I won a competition, not a free-pitch, for D&AD

As a designer, I oppose free-pitching and would support any move to outlaw it. I am also opposed to branding D&AD’s call for entries competition as a free-pitch (Letters, DW 22 April). I entered last year’s competition and won.

As a designer, I oppose free-pitching and would support any move to outlaw it. I am also opposed to branding D&AD’s call for entries competition as a free-pitch (Letters, DW 22 April). I entered last year’s competition and won.

I entered a competition not a pitch – there was no financial carrot at the end. I won creative exposure for myself and the company I worked for, on perhaps D&AD’s most high-profile campaign.

D&AD has been criticised for being cliquey with who it works with. This competition is a democratic creative platform for all – a chance for wide exposure and self promotion.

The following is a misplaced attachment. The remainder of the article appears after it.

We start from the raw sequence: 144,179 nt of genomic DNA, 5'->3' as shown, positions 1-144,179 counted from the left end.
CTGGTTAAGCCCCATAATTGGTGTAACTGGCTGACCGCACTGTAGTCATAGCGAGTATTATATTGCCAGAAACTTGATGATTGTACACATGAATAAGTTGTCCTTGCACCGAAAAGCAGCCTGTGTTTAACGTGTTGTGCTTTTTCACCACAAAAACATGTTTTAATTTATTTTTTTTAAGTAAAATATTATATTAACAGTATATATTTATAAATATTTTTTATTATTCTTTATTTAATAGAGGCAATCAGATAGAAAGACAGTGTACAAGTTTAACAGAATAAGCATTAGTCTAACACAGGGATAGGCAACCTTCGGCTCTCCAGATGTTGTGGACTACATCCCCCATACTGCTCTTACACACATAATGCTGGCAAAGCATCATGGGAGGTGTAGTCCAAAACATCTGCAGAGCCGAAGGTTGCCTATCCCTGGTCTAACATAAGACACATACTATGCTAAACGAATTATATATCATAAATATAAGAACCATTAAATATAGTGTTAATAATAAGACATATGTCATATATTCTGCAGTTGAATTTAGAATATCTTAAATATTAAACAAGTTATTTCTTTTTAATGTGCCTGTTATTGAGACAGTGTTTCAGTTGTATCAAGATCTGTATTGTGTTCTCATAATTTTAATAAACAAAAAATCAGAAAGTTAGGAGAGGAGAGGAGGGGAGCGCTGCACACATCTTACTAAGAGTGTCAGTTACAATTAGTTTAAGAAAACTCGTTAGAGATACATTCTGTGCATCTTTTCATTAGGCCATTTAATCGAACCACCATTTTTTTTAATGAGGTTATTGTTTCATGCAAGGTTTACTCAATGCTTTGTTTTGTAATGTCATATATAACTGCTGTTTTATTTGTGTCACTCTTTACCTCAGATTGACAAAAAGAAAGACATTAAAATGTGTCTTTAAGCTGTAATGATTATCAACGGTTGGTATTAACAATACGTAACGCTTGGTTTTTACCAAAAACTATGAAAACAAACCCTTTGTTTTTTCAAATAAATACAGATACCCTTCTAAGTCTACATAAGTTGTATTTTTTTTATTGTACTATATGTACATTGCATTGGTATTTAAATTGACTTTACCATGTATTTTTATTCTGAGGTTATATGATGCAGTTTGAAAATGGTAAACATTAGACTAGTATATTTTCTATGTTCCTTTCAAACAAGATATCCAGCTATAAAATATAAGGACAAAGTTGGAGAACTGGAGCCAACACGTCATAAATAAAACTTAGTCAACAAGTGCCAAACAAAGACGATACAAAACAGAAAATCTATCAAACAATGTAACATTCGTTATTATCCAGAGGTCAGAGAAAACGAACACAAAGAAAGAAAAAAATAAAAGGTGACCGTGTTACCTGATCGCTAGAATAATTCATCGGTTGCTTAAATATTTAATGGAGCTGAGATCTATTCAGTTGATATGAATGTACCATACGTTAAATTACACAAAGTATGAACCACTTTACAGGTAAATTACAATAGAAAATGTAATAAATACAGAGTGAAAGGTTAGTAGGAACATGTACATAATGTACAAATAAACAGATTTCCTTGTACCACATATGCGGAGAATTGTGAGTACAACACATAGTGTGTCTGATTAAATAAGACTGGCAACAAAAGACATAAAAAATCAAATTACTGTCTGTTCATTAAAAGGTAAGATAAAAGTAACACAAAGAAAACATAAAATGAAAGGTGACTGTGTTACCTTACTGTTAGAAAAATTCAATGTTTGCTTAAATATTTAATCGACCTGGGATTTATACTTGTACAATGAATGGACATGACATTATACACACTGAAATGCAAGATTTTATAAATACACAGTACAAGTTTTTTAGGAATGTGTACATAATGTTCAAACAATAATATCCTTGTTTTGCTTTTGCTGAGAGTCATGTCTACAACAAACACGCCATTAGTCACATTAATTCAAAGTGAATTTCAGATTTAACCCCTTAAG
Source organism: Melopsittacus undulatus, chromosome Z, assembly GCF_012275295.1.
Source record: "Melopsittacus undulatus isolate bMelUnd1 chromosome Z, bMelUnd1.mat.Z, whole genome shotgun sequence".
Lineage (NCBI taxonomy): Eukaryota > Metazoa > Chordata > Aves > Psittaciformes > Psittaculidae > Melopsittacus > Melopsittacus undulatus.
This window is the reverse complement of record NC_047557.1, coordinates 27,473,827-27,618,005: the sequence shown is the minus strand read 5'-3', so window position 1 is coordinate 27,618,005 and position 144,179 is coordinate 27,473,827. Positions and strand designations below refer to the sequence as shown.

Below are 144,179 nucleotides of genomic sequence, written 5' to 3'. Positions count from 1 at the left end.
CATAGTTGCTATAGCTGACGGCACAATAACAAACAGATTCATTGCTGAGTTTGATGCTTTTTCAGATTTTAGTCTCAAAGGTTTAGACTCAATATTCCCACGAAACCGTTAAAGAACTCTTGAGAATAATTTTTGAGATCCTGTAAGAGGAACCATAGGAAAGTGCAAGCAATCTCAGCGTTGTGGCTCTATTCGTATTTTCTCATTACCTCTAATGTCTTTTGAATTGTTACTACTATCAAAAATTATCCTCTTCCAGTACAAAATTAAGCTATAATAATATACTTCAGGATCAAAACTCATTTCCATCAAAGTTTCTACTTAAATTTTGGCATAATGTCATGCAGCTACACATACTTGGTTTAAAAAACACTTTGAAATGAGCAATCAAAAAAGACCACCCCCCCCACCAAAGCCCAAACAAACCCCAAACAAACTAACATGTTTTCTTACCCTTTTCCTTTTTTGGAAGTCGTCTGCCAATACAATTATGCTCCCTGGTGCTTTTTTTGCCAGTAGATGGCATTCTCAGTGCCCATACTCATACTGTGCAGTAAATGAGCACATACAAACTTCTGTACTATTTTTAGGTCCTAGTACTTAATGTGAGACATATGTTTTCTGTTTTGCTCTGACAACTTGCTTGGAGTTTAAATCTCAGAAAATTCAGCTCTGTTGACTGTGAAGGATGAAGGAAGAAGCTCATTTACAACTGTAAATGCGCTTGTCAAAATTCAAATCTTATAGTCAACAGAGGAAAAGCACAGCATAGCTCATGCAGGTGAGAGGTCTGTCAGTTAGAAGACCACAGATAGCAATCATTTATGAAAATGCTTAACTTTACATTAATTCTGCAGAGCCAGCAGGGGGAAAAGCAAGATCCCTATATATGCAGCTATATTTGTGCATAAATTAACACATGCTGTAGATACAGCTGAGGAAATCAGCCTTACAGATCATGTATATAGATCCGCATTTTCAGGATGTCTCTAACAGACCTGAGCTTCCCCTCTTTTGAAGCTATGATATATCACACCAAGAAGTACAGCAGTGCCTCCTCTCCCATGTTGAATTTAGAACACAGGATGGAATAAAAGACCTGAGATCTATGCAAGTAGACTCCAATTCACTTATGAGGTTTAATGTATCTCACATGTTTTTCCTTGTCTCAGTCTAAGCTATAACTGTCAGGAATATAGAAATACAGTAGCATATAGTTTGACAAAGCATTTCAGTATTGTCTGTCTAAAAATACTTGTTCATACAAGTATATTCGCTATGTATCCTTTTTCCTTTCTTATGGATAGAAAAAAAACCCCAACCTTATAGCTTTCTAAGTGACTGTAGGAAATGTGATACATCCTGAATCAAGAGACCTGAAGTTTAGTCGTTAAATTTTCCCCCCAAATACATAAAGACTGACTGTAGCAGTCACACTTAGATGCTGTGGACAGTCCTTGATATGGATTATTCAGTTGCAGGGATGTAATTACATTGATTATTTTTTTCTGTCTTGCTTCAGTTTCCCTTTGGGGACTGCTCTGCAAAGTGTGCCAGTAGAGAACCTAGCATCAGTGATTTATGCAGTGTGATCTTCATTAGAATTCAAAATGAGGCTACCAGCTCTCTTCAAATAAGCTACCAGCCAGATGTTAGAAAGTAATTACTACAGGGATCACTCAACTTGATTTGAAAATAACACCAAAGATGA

And beyond this, it challenges perceptions on ‘roles’; or who does what in the creative world. If commissioned, the work would no doubt go to an ad agency, but in this instance the way is paved for a designer or even an architect to win.

D&AD is a charity: money made from the campaign goes back into the industry.

This is not free-loading, it opens up a real opportunity to a wider group of people. I had a great time producing last year’s campaign and met lots of great people. I will definitely be entering this year.

Mark Smith

Creative director

Start Creative

London W1F

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